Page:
Acetylcholine is a molecule that the neuron releases over time into a space near the muscle. The acetylcholine released into that space is broken down by an enzyme.
When in the space, acetylcholine binds to the acetylcholine receptors on the muscle cell and allows sodium ions (Na+) to enter the muscle cell.
a) What determines the concentration of acetylcholine near the muscle cell at any given time?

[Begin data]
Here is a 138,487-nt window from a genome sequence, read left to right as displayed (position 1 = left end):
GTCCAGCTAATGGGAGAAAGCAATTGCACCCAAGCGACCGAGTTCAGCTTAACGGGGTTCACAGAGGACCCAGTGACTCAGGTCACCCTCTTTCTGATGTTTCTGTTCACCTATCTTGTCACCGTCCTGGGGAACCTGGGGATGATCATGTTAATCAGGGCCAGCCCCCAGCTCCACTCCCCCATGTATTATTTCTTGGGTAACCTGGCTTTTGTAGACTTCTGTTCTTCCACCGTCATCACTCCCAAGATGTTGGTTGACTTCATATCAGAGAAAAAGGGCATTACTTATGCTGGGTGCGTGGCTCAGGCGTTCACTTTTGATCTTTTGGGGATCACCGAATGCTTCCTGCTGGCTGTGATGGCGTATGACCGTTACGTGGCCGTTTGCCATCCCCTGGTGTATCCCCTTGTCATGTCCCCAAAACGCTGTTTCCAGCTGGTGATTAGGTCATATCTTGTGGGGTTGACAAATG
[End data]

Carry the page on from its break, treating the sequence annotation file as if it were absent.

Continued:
b) In a disease called Myasthenia Gravis, a person has fewer acetylcholine receptors and weaker muscle contraction. One treatment for this disease is to administer a drug that blocks the activity of the enzyme that breaks down acetylcholine. Blocking the enzyme increases the concentration of acetylcholine near the muscle cell. How does this treatment produce a stronger muscle contraction in a patient with Myasthenia Gravis?
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